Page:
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Private Mortgage Insurance

Private Mortgage Insurance, or PMI, is a type of insurance that some borrowers are required to obtain. Its main purpose? To protect the bank in a default situation. Without this added layer of protection for the bank, lenders would be far less likely to lend money at competitive interest rates. PMI is typically reserved for those who have less than 20 percent to put down, or who are considered to be high-risk borrowers.

If at all possible, try to avoid PMI. Borrow your down payment or consider taking out a second mortgage. As PMI does not contribute to your equity or benefit you in any way, you’ll want to explore all the possibilities that are available when it comes to bypassing it altogether.

Already have PMI? It can be removed from your mortgage once you reach 20 percent in equity, so now is the time to take steps toward that goal. Once you have your 20 percent, you can refinance without PMI while keeping your low-interest rate!

What Determines the Rate of Private Mortgage Insurance?

When calculating PMI, two main areas are looked at: the loan type and the amount of the down payment. That means that private mortgage insurance rates will be different on a 10-year loan versus a 30-year loan. Should it be determined that you need PMI, take the time needed to carefully review the rates and be sure to ask clarifying questions so you know exactly what you’re getting yourself into.

PMI Calculator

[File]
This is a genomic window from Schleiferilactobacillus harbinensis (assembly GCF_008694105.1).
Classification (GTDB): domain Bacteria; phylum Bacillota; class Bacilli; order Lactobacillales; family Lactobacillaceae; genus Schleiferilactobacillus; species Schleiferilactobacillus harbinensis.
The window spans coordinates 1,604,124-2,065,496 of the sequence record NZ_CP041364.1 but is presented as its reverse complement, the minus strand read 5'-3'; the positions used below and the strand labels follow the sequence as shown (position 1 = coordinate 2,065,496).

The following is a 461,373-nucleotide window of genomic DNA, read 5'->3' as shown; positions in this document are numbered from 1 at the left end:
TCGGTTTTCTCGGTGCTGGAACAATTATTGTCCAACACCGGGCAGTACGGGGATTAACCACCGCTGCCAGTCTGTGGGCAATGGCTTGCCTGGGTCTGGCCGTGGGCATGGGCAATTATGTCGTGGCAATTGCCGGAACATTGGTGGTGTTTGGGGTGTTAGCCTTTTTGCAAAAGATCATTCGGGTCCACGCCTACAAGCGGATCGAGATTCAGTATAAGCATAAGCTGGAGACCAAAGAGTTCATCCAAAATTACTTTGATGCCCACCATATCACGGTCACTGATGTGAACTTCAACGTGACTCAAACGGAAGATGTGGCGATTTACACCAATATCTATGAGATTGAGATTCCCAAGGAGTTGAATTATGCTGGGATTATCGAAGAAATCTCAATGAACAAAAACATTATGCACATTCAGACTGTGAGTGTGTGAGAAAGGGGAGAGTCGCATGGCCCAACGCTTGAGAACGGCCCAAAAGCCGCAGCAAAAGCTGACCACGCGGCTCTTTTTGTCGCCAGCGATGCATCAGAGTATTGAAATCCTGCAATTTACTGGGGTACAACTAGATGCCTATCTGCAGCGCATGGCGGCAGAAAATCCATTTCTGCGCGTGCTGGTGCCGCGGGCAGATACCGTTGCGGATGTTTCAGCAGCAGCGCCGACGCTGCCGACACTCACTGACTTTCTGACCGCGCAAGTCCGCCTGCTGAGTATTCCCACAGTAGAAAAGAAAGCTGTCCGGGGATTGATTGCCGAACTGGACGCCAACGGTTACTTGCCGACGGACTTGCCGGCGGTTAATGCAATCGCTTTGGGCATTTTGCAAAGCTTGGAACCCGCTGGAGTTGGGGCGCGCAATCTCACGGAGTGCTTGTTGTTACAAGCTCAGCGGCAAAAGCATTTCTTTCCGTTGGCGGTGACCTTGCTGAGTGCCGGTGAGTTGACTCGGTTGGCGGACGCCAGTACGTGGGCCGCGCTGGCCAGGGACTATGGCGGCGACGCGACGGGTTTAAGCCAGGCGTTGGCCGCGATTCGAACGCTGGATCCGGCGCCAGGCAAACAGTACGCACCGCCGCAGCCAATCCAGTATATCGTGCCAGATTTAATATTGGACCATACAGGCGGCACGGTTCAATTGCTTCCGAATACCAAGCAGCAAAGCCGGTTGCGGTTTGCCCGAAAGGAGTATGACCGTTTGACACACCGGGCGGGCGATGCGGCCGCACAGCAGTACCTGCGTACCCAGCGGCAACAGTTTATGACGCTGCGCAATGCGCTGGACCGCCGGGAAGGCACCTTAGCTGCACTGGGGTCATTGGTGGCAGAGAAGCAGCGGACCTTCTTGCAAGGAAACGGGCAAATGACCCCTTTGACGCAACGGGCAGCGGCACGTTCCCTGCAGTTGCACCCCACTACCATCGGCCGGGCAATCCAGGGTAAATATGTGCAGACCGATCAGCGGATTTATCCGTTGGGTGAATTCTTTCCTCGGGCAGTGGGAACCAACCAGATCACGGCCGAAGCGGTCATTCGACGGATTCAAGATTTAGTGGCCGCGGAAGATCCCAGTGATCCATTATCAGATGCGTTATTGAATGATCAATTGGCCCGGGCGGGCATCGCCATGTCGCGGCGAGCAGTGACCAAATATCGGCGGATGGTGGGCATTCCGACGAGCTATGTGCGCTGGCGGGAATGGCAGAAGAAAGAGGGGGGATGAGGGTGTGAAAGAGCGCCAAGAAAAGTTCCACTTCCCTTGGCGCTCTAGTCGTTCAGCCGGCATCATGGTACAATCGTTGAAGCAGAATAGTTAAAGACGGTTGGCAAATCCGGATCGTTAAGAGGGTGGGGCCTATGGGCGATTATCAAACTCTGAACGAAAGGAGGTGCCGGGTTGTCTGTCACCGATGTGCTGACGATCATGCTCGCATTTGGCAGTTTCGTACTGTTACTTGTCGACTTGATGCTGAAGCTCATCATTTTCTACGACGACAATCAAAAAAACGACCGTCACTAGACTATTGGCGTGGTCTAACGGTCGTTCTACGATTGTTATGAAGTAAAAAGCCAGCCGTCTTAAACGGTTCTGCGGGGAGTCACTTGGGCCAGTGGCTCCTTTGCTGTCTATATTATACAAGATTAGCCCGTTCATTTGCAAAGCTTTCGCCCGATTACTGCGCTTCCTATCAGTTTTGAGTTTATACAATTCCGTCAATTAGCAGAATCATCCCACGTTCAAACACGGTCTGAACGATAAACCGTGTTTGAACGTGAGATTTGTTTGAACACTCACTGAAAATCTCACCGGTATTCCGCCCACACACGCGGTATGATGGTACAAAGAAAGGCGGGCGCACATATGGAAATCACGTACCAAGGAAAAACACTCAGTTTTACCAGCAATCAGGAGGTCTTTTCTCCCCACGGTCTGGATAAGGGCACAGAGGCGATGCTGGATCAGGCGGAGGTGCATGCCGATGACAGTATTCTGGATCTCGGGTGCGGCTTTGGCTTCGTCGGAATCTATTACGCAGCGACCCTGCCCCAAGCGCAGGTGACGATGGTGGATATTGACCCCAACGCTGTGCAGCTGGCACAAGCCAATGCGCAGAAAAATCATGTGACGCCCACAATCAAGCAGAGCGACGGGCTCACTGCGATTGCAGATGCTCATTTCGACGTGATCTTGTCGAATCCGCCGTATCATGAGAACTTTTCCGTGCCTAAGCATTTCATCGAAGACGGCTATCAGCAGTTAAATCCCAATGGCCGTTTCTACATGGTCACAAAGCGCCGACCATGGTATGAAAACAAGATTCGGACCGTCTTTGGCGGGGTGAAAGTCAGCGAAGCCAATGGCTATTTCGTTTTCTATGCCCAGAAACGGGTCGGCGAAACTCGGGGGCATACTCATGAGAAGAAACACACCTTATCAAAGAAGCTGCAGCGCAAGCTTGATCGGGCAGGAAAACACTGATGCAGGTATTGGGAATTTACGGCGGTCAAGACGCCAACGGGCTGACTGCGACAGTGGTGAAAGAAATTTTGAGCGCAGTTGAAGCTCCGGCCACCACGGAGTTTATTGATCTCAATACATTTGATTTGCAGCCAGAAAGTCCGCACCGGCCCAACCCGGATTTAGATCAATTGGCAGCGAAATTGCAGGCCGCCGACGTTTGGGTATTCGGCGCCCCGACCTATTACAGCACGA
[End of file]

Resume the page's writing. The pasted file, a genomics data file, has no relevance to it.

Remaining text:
If you think you’ll end up with PMI, be sure to take advantage of various online tools, like a calculator. With help from a PMI calculator, you can better understand the effects that PMI will have on your bottom line.

What will you need when making use of a private mortgage insurance calculator? Answers to the following:

  • 1. The purchase price of the property
  • 2. Your down payment amount
  • 3. The loan term

The calculator will then provide some PMI clarity!

Tips on Avoiding Private Mortgage Insurance

Tip 1: Piggyback mortgage loans. Many people take out a second mortgage to help cover expenses. Some may see this as intimidating but with two mortgages, you’re adding to your home equity as you pay it back, rather than simply losing out on that money when it is in the form of PMI payments.

Tip 2: Purchase a home you can afford, one that you’re able to put 20 percent down on.

Tip 3: Borrow your down payment. If you don’t have the needed 20 percent, consider borrowing it. Many turn to friends or family to hit their down payment goal, as it’s a better route than having to obtain PMI. Plus, a family member is more likely to give you a competitive interest rate, if they require one at all!

How to Eliminate PMI

The sooner you hit the twenty percent equity point, the sooner you can get rid of your private mortgage insurance. So what are the best and fastest ways to do that?

  • Put extra money towards your principal every month
  • Make home improvements to raise the value of your home, as well as your equity
  • Monitor home values in your area and get an updated appraisal if values are increasing - that updated appraisal may convince the lender to remove PMI
  • Carefully keep track of your payments so you know when you have 20 percent equity in your home
  • Consider your refinancing options

Shop Around For PMI Rates

If you can’t avoid private mortgage insurance, shop around so you can be sure you’re getting the best rate possible. Lenders should be able to provide you with rates that you can compare to the others you obtain. Don’t hesitate to ask questions throughout this entire process, and inquire about lowering any quotes that you do get. You won’t know if you can get something better if you don’t ask!